Debate / Meeting
Parole à l'histoire de l'art12 Mar 2015
The event is over
Thursday 12 March 2015, 11AM, Centre Pompidou, Petite Salle, Niveau -1
11am : Anne Mœglin-Delcroix, (Université Paris 1 Panthéon-Sorbonne)
(D’)après Ruscha. Sur l’équivoque postérité des livres d’artiste d’Edward Ruscha
Published by Edward Ruscha in 1963, Twentysix Gasoline Stations was very early on acknowledged as the founding model of the artist book. And yet, in the course of the four decades that followed, only a small number of books were produced that paid explicit tribute to the founder of the genre. It was only in the 2000s that books based on Ruscha’s models began to proliferate and that a veritable epigonic phenomenon emerged. This development recently reached a climax with the publication of Various Small Books (MIT Press, 2013), a compilation of over one hundred Ruscha inspired artist books. The model now seems at risk of turning into a cliché. This paper will question the legacy of Ruscha’s artist books and its ambiguities, addressing at the same time the repercussions of this evolution on the artist’s own work.
11:40am : Benoît Buquet, (Université François Rabelais, Tours)
La liquidation d’Eddie Russia
Between 1965 and 1969, Ed Ruscha, working under the pseudonym “Eddie Russia,” designed the layout for the magazine Artforum. This fact, which has not drawn much attention until now, is just one of the many clues to the artist’s complex relationship with graphic design, one made of displacements and avoidance strategies. This paper will address both Ruscha’s now canonical books and his more obscure work as a graphic designer (for student publications, magazines, record sleeves, catalogues, and posters), in an attempt to gain a fuller understanding of the artist’s endeavor to suspend meaning and of his intelligence of graphic issues whose subtlety did not escape the attention of some of his contemporaries.
12:20pm : Briony Fer, (University College, Londres)
This paper engages with the relation of world and work in Ruscha's recent paintings, in particular in his deployment of component parts which might conventionally be seen to belong to the category of still-life. It takes as a starting point Proust's notion of still-life as anti-world in order to imagine what it might be like, or even if it is still possible, to think now about the interior of painting. Drawing on a range of references from Walter Murch to Andrew Wyeth, Ruscha's psycho-still-lifes are considered from the point of view of the question: where does the inside of painting end and the outside begin?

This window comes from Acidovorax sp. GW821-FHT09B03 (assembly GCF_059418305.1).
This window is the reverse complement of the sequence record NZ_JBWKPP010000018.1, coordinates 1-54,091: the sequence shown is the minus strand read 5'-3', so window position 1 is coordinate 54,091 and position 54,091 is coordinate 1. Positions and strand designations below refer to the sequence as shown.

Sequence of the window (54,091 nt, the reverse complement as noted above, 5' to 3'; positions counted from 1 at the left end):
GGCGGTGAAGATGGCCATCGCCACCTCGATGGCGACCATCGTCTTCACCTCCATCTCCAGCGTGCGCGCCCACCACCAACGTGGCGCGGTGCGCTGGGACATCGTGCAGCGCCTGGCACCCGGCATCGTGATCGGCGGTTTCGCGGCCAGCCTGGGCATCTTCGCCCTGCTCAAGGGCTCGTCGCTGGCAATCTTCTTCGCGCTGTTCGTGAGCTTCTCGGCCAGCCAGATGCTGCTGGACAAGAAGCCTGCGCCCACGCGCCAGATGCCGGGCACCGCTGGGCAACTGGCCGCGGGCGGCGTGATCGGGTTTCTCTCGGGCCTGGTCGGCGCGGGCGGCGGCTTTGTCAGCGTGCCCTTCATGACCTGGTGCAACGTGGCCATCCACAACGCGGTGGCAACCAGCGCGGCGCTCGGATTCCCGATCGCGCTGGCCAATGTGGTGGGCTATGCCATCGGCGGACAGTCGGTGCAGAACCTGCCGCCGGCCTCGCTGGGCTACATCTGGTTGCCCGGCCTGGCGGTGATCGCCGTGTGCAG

1pm : Pause
2:30pm : Screening of Miracle (1975, 30’) – film by Ed Ruscha
Colour, Original version in English, 16 mm, restored digital copy
With Jim Ganzer, Michelle Phillips and Dana Derfus
3pm : Linda Norden, (Malmö Art Academy, Lund University)
Some American Mythologies: Thoughts on Ed Ruscha’s Miracle (1975) and Course of Empire (2003-5)
Ed Ruscha’s Venice Biennale project, Course of Empire, the artist once said, has to do with “the way change comes over things,” something he has touched on in earlier works as well. The Venice paintings trade specifically on the 1992 cycle he called the Blue Collar Paintings, but Ruscha’s 1975 film, Miracle, shares a preoccupation with the way that change works its damages and miracles. The film tracks a different moment and metamorphosis, but it does so from a similarly local, acutely historical vantage.
3.40pm : Michel Gauthier, (Centre Pompidou, Paris)
Ed Ruscha et la Pictures Generation
When it comes to the history of the Pictures Generation and the Californian artists who composed it, people usually talk about the key role played by John Baldessari. Indeed, Baldessari taught at CalArts while several members of this generation were students there: Troy Brauntuch, Jack Goldstein, Matt Mullican, David Salle and James Welling. And yet these simple facts and the shared Californian background do not suffice to account for the emergence of this movement. We also need to assess to what extent the poetics of Ed Ruscha might have informed the axiomatics of the Pictures Generation.
4:20pm : Elizabeth A. Kessler, (Stanford University, Palo Alto)
Making Nonsense of History: Ed Ruscha’s Time Capsules
Time capsules gained new status in 20th century American popular culture as a means of reflecting on high-speed technoculture. With “234 Things from the United States” (1974), an unrealized proposal for La Défense, Ed Ruscha used the form and contents of his time capsule to explore permanence and impermanence, the everyday and the privileged, gravitas and humor. By calling attention to historical archives, the piece prefigures the now-frequent comparison of Ruscha’s work to time capsules.
5pm : Margit Rowell, (art historian, Paris)
A Study of Style
Ed Ruscha's recent exhibition (Rome: Gagosian, November 2014-January 2015) may be seen as a sequel to three earlier cycles devoted to the decline of western consumer society: Course of Empire, shown at the Venice Biennale in 2005, Aztec/Aztec in Decline of 2007, and Psycho Spaghetti Western, begun in 2010 and extending into the present. However, rather than discussing the content of these paintings, which is quite obvious in its representation of discarded objects and exploded tires, this paper will focus on Ruscha's stylistic treatment of these subjects and how it enhances the impact of his images.
11am - 5:30pm